I Want to Live
S. Kurghinian, 1907
I want to live, but not a lavish life
trapped in obscurity, unconcern, foolishness,
nor an outright hostage of beauty aids
as a frail creature, delicate and feeble
but equal to you, oh men, prosperous
as you are powerful and headstrong,
fit against calamities, ingenious in mind
and bodies full of fervor.
I want to love, unreserved, without a mask
autonomous like you, so that when in love
I can sing my feelings to the world
and unchain my heart a woman’s heart
before the crowds . . . ignoring their stern
judgements with my shield and destroy
their prickly arrows aimed at me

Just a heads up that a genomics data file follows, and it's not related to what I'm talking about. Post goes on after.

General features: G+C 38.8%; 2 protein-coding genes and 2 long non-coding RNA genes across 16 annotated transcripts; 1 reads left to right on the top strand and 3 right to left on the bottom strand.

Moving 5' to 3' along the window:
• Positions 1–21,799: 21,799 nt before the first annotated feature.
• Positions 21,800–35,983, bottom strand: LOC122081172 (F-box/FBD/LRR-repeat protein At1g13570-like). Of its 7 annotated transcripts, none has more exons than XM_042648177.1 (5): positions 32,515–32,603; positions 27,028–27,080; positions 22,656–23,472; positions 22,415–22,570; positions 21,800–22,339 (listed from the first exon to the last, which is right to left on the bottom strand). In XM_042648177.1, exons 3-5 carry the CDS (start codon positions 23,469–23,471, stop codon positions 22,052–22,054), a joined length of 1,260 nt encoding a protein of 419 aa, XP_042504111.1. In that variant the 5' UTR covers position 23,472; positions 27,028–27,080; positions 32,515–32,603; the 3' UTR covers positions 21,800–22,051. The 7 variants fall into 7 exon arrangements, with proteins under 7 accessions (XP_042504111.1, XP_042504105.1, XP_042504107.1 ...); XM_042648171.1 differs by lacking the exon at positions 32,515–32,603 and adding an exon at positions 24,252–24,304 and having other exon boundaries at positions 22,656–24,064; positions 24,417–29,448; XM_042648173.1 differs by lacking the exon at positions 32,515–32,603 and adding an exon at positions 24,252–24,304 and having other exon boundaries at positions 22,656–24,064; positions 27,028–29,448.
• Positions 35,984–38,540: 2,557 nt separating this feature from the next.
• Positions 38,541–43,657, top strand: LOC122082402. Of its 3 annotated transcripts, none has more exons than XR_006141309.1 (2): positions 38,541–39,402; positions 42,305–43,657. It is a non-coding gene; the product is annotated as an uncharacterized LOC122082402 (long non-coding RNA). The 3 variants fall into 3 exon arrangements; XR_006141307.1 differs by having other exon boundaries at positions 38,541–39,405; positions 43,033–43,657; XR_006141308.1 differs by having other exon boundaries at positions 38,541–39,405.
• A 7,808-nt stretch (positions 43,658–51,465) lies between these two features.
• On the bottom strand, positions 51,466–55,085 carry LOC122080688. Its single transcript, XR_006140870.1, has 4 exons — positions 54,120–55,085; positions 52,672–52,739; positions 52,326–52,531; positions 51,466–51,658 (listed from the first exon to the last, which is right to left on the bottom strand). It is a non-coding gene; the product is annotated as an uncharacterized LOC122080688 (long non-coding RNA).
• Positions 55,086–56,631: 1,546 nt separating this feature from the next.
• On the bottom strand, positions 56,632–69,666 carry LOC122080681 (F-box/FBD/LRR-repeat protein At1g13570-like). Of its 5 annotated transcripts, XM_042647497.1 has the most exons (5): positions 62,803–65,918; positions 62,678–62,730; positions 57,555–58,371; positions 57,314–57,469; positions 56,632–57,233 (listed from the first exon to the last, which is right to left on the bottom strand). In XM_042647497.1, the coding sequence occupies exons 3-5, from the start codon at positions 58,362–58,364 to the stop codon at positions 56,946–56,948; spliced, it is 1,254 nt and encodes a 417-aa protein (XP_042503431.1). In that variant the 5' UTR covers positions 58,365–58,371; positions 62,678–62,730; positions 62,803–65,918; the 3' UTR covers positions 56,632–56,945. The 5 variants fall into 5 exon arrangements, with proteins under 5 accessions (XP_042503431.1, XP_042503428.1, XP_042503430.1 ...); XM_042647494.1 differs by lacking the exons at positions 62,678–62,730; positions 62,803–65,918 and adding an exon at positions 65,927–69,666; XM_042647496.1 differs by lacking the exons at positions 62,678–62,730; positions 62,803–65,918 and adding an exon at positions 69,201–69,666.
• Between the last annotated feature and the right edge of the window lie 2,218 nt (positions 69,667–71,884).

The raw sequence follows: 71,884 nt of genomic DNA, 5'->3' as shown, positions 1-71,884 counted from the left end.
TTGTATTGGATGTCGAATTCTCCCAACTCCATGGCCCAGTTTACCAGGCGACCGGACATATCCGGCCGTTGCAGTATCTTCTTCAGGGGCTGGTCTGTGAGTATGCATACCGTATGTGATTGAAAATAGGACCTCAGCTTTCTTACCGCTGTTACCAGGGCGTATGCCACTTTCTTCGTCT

with all my vigor unrestrained!
I want to act, equal, next to you,
as a loyal member of the people,
let me suffer over and again, night or day,
wandering from one place to another,
always struggling for the ideal
of freedom . . . And let this burden
torment me even in my exile
only to gain a purpose in this life.
I want to eat, comfortably as you do,
from that same fair bread, for which
I gave my share of holy work;
in the struggle for existence, humble and meek,
without feeling humiliated, let me
shed sweat-and-tears for a blessed earning,
let scarlet blood flow from my worker’s hands
and let my back tire in pain!
I want to fight, first as your rival,
standing against you with an old vengeance,
that absurdly and without mercy you
turned me into a vassal through love and force.
Then after clearing these issues of my sex
I want to fight against the agonies of life
courageously like you, holding your hand,
facing together this strife of being or not . . .